It is equally important that once engaged in care, First Nations and aboriginal peoples are assisted in addressing the barriers that may prevent them from continuing to remain in care. Referrals and access to support services can be a key factor as to whether the person continues on treatment and achieves optimal viral load suppression. Research has shown that an early diagnosis in combination with sustained antiretroviral therapy means HIV-positive people can expect to live up to an additional five-and-a-half decades. In addition, sustained treatment can greatly reduce the likelihood of HIV transmission.

The My Health is Sexy campaign is a part of the province’s Seek and Treat for Optimal Prevention of HIV/AIDS (STOP HIV/AIDS) program. Since Interior Health launched the STOP HIV/AIDS program, testing in the region has increased by 32 per cent. Health outreach nurses are available across the Interior Health region to provide discreet and confidential HIV testing by calling 1-866-778-7736.

Information about HIV, testing, and the My Health Is Sexy campaign is available at www.myhealthissexy.com.

 

Just Posted

Three candidates drop out of Central Okanagan municipal election

Two running for Peachland/OK West trustee and OK East rural director candidate step aside

Ancestral remains uncovered at Fintry to be reburied

Remains found along Shorts Creek in Fintry Provincial Park during flood remediation measures

Okanagan Rail Trail to officially open

Thursday, Sept. 27, 11 a.m., Oyama Boat Launch, Wood Lake; public welcome

Growing Okanagan tech sector hailed in new report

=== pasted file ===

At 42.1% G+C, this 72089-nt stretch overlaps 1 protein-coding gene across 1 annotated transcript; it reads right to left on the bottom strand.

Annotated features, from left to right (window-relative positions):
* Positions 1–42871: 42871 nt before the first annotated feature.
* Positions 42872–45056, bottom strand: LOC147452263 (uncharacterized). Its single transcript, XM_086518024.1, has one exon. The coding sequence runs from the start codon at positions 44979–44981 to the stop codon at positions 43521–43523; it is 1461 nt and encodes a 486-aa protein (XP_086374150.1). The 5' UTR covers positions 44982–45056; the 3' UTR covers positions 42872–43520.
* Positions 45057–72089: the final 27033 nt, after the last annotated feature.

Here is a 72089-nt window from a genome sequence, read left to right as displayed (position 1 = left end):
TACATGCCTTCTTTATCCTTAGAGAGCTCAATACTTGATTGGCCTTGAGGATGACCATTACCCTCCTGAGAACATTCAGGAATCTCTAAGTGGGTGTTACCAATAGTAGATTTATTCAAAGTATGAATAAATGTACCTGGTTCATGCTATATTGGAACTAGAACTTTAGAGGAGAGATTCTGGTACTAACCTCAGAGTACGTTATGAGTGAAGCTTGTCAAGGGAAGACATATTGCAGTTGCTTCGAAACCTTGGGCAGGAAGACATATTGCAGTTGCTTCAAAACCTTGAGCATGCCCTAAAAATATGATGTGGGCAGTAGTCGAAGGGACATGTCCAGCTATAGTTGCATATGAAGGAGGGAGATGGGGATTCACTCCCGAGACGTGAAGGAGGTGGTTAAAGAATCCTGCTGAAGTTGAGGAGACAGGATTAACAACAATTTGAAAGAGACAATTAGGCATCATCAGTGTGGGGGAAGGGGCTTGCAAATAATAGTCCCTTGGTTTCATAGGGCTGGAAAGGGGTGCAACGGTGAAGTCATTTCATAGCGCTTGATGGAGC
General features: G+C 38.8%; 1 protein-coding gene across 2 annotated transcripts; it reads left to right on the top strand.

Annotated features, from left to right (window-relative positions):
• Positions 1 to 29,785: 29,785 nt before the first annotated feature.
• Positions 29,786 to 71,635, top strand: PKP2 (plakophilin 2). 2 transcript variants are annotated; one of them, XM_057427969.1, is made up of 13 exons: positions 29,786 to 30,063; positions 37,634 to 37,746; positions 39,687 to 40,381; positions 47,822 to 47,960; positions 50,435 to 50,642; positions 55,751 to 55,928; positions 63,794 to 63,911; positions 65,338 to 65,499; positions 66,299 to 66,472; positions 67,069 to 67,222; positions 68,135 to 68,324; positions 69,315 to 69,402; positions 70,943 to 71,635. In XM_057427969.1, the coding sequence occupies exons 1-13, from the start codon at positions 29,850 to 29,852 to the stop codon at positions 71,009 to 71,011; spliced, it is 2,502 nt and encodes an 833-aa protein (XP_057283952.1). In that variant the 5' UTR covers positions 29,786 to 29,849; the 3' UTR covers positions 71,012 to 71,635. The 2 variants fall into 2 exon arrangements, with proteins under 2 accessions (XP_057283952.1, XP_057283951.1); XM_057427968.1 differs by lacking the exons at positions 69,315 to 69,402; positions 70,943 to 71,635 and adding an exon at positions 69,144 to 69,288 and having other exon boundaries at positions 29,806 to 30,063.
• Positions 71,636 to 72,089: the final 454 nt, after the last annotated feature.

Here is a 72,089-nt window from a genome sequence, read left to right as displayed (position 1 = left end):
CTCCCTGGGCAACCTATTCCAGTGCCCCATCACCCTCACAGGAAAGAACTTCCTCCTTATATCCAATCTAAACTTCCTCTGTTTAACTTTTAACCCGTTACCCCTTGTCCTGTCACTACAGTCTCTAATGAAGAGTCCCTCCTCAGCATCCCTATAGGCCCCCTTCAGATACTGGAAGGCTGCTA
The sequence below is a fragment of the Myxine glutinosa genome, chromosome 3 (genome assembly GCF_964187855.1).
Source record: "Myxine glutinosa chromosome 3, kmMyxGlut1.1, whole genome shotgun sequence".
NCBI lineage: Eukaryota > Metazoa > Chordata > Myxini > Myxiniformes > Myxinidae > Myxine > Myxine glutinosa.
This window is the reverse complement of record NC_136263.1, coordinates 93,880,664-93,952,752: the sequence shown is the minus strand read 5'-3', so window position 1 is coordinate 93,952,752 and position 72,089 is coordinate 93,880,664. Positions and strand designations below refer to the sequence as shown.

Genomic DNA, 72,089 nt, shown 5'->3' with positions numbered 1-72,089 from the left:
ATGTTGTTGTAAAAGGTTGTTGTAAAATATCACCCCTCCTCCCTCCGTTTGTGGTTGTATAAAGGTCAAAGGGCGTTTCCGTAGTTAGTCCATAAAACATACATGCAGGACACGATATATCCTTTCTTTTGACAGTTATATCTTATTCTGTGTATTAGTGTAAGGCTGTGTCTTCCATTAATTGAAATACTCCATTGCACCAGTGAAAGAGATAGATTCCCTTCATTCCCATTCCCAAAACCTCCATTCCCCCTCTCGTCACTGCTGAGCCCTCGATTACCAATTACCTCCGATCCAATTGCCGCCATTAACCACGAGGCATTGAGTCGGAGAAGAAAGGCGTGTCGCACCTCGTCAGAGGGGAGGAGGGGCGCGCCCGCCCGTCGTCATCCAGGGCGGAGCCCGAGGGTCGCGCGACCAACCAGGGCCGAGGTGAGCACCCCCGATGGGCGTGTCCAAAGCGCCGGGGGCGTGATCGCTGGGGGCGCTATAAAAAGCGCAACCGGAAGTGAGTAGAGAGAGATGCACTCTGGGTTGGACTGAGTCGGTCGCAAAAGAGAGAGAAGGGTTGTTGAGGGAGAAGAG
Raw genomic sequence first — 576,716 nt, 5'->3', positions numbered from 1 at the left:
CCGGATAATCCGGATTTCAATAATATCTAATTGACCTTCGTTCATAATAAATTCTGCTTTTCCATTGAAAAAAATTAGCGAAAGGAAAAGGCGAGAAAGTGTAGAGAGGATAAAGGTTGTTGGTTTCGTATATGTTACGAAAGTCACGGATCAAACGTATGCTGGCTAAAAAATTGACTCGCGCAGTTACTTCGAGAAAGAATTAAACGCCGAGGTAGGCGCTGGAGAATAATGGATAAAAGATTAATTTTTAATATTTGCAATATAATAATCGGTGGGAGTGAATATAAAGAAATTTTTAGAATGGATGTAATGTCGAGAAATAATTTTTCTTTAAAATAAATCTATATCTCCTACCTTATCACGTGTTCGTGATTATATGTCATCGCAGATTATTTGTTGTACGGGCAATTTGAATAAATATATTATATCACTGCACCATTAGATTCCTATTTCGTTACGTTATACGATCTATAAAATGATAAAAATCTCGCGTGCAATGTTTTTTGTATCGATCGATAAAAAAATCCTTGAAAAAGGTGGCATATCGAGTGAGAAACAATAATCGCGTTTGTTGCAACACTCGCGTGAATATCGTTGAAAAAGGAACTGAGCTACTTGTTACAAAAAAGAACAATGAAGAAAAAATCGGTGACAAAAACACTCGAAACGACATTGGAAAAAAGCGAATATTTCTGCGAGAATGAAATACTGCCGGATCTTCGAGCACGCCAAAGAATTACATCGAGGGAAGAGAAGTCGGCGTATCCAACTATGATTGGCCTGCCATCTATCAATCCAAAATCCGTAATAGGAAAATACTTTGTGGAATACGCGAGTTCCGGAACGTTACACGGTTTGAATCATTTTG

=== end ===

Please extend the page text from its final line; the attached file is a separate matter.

Study shows sector employees 12, 474 workers and is worth $1.67 billion to regional economy

Order of St. John donates $50,000 to JoeAnna’s House project at Kelowna General Hospital

The donation will help build the home-away-from-home for out-of-town families of patients at KGH

Your weekend weather update

Rain continues to move right across the Okanagan, Shuswap and Similkameen.

B.C. premier apologizes for removal of 1950s totem pole at Canada-U.S. border

First Nations say pole was raised at Peace Arch but removed to make way for tourism centre

Tornado touches down in Ottawa and Gatineau, Que.

Environment Canada says cars and homes have been damaged by severe thunderstorms and high wind gusts

Low risk associated with case of pneumococcal disease in the South Okanagan

No identified risk to the public from recent case of pneumococcal disease with associated meningitis

An unexpected sight: Bear spotted eating another bear in central B.C.

Cheslatta Carrier Nation Chief finds bear eating another bear’s carcass

RCMP confirm death of missing BC teen Jessica Patrick

No details on cause were given. Case is under criminal investigation and police are asking for tips.

CUTENESS OVERLOAD: 2 sea otters hold hands at the Vancouver Aquarium

Holding hands is a common – and adorable – way for otters to stay safe in the water

B.C. teen with autism a talented guitarist

Farley Mifsud is gaining fans with every performance

Yukon man facing new attempted murder charge in B.C. exploding mail case

Leon Nepper, 73, is now facing one charge each of aggravated assault and attempted murder

Most Read